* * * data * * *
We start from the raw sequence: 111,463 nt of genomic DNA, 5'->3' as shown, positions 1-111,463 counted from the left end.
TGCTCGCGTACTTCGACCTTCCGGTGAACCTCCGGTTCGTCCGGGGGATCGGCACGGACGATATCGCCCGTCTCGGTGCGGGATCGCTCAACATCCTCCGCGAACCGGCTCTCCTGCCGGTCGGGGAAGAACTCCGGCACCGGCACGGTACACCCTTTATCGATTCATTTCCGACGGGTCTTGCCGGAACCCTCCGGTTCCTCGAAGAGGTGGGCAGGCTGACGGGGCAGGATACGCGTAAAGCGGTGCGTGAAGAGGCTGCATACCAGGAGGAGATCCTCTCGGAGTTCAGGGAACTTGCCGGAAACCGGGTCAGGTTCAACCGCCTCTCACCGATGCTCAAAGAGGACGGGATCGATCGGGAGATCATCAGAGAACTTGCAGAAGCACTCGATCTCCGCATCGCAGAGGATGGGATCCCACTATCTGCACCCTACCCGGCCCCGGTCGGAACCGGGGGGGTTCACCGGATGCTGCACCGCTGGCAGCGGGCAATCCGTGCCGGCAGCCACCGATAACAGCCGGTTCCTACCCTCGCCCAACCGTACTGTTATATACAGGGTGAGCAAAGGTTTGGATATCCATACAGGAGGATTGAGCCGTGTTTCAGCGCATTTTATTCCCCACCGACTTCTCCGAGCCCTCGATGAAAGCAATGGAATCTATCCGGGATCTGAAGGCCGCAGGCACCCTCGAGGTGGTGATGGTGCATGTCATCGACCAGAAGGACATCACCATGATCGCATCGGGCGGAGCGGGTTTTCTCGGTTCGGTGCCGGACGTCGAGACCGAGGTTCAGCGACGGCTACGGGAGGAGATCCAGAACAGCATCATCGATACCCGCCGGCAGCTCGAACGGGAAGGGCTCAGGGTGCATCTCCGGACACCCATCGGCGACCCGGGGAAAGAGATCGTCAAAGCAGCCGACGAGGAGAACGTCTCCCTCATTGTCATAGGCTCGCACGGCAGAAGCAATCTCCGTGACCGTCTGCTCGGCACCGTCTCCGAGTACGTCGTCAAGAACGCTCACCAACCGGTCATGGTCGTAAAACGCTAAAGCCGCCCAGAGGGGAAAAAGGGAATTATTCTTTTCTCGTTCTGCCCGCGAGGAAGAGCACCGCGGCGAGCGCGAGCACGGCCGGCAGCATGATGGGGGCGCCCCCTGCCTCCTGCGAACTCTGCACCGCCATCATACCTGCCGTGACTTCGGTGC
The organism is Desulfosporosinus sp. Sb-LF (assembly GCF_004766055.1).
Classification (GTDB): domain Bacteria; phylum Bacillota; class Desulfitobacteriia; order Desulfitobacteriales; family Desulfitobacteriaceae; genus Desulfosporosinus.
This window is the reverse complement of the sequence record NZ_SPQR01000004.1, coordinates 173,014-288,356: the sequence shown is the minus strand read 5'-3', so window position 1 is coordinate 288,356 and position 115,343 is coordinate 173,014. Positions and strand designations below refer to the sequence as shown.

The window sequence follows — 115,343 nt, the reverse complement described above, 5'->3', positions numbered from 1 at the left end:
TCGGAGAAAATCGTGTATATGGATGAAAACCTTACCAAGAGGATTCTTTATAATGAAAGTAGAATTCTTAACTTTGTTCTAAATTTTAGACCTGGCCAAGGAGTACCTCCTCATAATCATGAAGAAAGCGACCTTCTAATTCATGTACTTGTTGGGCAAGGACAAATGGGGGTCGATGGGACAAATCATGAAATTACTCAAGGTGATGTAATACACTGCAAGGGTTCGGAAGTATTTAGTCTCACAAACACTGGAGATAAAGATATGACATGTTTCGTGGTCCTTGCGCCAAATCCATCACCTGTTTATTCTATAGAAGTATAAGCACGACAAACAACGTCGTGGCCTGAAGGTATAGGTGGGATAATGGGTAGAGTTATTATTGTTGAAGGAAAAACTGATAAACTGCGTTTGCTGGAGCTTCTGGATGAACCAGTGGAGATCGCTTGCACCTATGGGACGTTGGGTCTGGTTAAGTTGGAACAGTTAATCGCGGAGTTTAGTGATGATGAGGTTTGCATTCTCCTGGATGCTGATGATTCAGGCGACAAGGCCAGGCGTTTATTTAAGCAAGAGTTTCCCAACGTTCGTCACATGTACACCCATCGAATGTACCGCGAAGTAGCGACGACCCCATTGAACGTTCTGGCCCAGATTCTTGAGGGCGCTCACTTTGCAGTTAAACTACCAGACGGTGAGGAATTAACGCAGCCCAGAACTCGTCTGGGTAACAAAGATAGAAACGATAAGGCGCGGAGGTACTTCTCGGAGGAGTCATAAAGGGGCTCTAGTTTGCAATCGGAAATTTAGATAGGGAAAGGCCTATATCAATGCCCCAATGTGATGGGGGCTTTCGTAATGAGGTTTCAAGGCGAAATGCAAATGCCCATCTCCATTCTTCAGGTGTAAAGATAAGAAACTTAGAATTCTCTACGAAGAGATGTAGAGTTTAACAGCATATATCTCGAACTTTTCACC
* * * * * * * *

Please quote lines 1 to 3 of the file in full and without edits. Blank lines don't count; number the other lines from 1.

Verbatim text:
We start from the raw sequence: 111,463 nt of genomic DNA, 5'->3' as shown, positions 1-111,463 counted from the left end.
TGCTCGCGTACTTCGACCTTCCGGTGAACCTCCGGTTCGTCCGGGGGATCGGCACGGACGATATCGCCCGTCTCGGTGCGGGATCGCTCAACATCCTCCGCGAACCGGCTCTCCTGCCGGTCGGGGAAGAACTCCGGCACCGGCACGGTACACCCTTTATCGATTCATTTCCGACGGGTCTTGCCGGAACCCTCCGGTTCCTCGAAGAGGTGGGCAGGCTGACGGGGCAGGATACGCGTAAAGCGGTGCGTGAAGAGGCTGCATACCAGGAGGAGATCCTCTCGGAGTTCAGGGAACTTGCCGGAAACCGGGTCAGGTTCAACCGCCTCTCACCGATGCTCAAAGAGGACGGGATCGATCGGGAGATCATCAGAGAACTTGCAGAAGCACTCGATCTCCGCATCGCAGAGGATGGGATCCCACTATCTGCACCCTACCCGGCCCCGGTCGGAACCGGGGGGGTTCACCGGATGCTGCACCGCTGGCAGCGGGCAATCCGTGCCGGCAGCCACCGATAACAGCCGGTTCCTACCCTCGCCCAACCGTACTGTTATATACAGGGTGAGCAAAGGTTTGGATATCCATACAGGAGGATTGAGCCGTGTTTCAGCGCATTTTATTCCCCACCGACTTCTCCGAGCCCTCGATGAAAGCAATGGAATCTATCCGGGATCTGAAGGCCGCAGGCACCCTCGAGGTGGTGATGGTGCATGTCATCGACCAGAAGGACATCACCATGATCGCATCGGGCGGAGCGGGTTTTCTCGGTTCGGTGCCGGACGTCGAGACCGAGGTTCAGCGACGGCTACGGGAGGAGATCCAGAACAGCATCATCGATACCCGCCGGCAGCTCGAACGGGAAGGGCTCAGGGTGCATCTCCGGACACCCATCGGCGACCCGGGGAAAGAGATCGTCAAAGCAGCCGACGAGGAGAACGTCTCCCTCATTGTCATAGGCTCGCACGGCAGAAGCAATCTCCGTGACCGTCTGCTCGGCACCGTCTCCGAGTACGTCGTCAAGAACGCTCACCAACCGGTCATGGTCGTAAAACGCTAAAGCCGCCCAGAGGGGAAAAAGGGAATTATTCTTTTCTCGTTCTGCCCGCGAGGAAGAGCACCGCGGCGAGCGCGAGCACGGCCGGCAGCATGATGGGGGCGCCCCCTGCCTCCTGCGAACTCTGCACCGCCATCATACCTGCCGTGACTTCGGTGC
The organism is Desulfosporosinus sp. Sb-LF (assembly GCF_004766055.1).